Its stressful being in my Arabic class at the moment. Its always been hard work but I feel like I've reached an impasse. In some ways, last year was a neat little block of grammer and very basic vocabulary which I managed to cover more or less. Now there is no more grammer to learn and I feel like I'm swimming in vocab. Its a bit like in computer games where each new level requires a larger amount of points to 'level up' to the next one - I can't 'level up' in Arabic in the time I have left until my exam; and the things I'd need to do to genuinely improve my language skills are not the same as what would prevent me almost failing my exam. I guess that I'll need to return to Arabic one day but that isn't going to happen for a year and a half at least after this semester, so I'll most likely lose a lot of what I'm learning now anyway. Its embarrassing and frustrating that a large number of people in my class are obsessed and talented enough that they seem to be on the verge of 'levelling up' - so whatever I feel about my situation I can't say it was impossible, just that I didn't manage that. It is also awkward in class because Arabic is the kind of subject where everyone knows everyone else's level pretty well so each class feels like a public embarrassment. Worst of all, I am not only one of the obviously not very strong students at Arabic at this point, I am the foreign girl who won't talk Norwegian all the time at breaks, thereby showing how incompetent I am at all foreign languages I am supposed to know. A part of me knows that this isn't quite true - the Norwegian environment has created a slight handicap for me because it isn't the easiest thing to learn foreign language #2 via foreign language #1, and my Norwegian comprehension is genuinely sooo much better than it was a year and a half ago. And yeah, it should be enough to just see those things for myself even though I'm sure I look like a total dork/weird foreign girl in class. But I've been feeling kind of grey about this situation in Arabic all semester; or like I'm walking through treacle or something; this reduced, disconnected version of me.
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(no subject) [Mar. 10th, 2008|12:15 pm]
[Current Location |my room, oslo]
[music |hebrew online radio]

Last night some people in my compulsory philosophy English-language class got together for a potluck dinner at L's house. L is Irish but married to a Norwegian and she also invited a few friends of hers, a British guy and a British/Norwegian couple. And from my class - C. who is Kenyan and H who is Icelandic. I think this is the second time I've met other British people in the two and a half years I've spent in Norway. The group got on pretty well so it was a nice evening. I had an interesting conversation with C, H and L about how it is when you've been in Norway enough time that you develop a Norwegian part of yourself but you've also been around long enough to realise you will never belong - here or where you came from.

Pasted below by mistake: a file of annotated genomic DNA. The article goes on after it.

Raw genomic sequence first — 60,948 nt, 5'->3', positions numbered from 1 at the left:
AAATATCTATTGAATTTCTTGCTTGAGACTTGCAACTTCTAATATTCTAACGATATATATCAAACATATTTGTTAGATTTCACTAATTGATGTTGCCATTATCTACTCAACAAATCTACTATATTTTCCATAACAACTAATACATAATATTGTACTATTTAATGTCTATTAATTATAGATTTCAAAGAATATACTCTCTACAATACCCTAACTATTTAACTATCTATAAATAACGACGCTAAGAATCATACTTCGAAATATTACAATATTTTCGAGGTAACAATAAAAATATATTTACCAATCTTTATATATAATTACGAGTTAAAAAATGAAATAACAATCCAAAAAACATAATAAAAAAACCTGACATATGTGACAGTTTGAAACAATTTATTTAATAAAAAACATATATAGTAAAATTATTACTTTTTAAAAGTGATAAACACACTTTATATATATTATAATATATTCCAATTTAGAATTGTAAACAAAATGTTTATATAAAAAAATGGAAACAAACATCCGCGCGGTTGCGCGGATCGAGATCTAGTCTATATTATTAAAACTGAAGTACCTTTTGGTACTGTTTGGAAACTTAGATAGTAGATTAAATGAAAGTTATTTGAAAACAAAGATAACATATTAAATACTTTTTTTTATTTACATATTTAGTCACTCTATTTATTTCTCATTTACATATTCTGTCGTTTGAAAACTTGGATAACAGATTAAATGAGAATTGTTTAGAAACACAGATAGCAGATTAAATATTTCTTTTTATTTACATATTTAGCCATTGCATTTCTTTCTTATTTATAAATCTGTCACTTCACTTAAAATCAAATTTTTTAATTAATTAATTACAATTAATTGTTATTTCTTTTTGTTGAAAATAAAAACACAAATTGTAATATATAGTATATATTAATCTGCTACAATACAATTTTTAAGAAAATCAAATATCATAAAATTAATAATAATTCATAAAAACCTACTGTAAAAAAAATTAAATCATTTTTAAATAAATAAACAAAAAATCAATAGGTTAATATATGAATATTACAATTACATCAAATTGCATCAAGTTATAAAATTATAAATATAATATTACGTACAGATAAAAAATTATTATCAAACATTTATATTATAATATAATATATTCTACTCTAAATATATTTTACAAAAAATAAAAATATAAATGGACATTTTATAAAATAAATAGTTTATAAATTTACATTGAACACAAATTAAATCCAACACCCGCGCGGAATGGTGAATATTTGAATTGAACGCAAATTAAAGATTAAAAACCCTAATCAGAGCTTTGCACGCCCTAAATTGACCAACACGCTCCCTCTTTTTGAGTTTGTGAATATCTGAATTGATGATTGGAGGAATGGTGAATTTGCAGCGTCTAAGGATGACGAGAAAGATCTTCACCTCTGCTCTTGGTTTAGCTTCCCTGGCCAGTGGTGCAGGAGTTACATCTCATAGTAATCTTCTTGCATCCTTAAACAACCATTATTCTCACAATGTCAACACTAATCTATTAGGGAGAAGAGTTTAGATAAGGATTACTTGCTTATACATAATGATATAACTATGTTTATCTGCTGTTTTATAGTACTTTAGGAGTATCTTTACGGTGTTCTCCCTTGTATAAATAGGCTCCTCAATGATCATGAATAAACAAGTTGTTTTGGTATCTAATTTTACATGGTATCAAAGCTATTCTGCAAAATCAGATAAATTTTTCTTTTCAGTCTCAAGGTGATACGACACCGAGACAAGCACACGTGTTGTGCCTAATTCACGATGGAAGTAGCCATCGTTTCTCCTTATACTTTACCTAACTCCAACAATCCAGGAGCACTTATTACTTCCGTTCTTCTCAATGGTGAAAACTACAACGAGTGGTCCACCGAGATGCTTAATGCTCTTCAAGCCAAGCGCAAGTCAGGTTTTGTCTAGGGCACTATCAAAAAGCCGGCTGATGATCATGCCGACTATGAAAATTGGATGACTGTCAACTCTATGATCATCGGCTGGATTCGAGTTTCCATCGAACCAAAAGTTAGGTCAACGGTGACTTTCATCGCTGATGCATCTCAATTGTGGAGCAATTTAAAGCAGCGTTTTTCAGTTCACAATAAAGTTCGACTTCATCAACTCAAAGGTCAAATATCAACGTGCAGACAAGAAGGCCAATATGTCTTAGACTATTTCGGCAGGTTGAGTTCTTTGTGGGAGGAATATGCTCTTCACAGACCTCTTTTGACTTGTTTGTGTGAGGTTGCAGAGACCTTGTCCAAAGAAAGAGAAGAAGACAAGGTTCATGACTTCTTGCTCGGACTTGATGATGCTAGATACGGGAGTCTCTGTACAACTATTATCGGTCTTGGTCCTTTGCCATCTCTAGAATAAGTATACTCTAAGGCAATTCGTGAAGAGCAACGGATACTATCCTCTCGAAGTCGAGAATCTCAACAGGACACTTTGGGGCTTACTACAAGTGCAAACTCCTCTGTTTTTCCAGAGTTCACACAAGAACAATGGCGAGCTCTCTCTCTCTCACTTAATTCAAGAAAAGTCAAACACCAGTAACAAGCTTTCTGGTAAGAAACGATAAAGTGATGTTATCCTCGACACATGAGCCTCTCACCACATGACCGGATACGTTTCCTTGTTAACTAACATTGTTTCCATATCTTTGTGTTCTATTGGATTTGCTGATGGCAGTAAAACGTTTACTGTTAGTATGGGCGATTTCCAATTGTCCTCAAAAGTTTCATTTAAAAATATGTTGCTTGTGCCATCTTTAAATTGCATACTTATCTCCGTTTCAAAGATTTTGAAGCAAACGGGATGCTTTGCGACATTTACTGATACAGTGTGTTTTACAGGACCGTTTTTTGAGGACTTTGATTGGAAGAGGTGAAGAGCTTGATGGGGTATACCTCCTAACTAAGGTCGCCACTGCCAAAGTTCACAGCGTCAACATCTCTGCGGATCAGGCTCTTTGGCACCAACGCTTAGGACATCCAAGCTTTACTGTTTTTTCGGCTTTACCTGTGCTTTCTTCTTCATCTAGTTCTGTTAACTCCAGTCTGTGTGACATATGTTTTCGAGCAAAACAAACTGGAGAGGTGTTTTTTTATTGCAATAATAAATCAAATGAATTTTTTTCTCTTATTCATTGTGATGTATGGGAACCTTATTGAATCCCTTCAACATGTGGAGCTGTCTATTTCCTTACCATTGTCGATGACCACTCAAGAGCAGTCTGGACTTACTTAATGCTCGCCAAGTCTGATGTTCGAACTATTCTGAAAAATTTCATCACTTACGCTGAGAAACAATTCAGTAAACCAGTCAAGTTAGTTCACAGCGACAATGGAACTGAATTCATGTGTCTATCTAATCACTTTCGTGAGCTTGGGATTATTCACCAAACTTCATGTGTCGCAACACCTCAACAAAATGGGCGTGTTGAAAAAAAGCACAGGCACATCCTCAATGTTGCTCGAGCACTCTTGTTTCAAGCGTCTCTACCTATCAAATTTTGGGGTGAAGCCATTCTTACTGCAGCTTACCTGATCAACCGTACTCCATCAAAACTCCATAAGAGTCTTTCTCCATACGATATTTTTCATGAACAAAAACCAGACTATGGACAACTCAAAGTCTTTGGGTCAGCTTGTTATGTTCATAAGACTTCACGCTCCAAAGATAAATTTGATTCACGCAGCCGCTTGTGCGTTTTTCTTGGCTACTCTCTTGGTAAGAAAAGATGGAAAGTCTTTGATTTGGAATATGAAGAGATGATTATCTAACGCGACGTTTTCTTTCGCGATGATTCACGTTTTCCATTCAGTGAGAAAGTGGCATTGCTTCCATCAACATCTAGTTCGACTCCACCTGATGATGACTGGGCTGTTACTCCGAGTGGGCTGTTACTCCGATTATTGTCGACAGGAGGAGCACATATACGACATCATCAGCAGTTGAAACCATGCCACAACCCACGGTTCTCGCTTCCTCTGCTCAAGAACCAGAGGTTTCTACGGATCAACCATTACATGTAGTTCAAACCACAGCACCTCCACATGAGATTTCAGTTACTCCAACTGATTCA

And its not an identity crisis but it is an identity issue. I find the idea of an 'identity crisis' pretty offensive in many contexts actually - people can and do exist 'between the lines' of national identity and when the term 'identity crisis' is used it's often part of an attempt to suggest that this is unnatural somehow.

It feels very good to be able to discuss all this with other people who have much more of a chance of 'getting it' than, for example, the 100% Norwegian people on my course. On the other hand, I'm aware that while its nice to have the chance to share something, we are all in different situations actually. Sometimes I feel awkward writing about this on the net because while I feel I have insight into my own life, and by extension some insight into problems other people might share, at the same time I am white and British and that really isnt the most problematic thing to be in Norway. I also don't come from a place which it simply doesnt make sense to ever move back to - the girl I sit next to in class is from Burundi. So I think there's a sort of mindset necessary for having conversations like that - being open to the possibility that other people might want to emphasise what you do share but also may want to bring up differences and not have those differences ignored or pushed aside so we can all 'bond together' or something.
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(no subject) [Mar. 6th, 2008|04:21 pm]
[Current Location |at uni]
[music |DAM]

I am having trouble at the moment finding a way of posting anything on LJ about my life.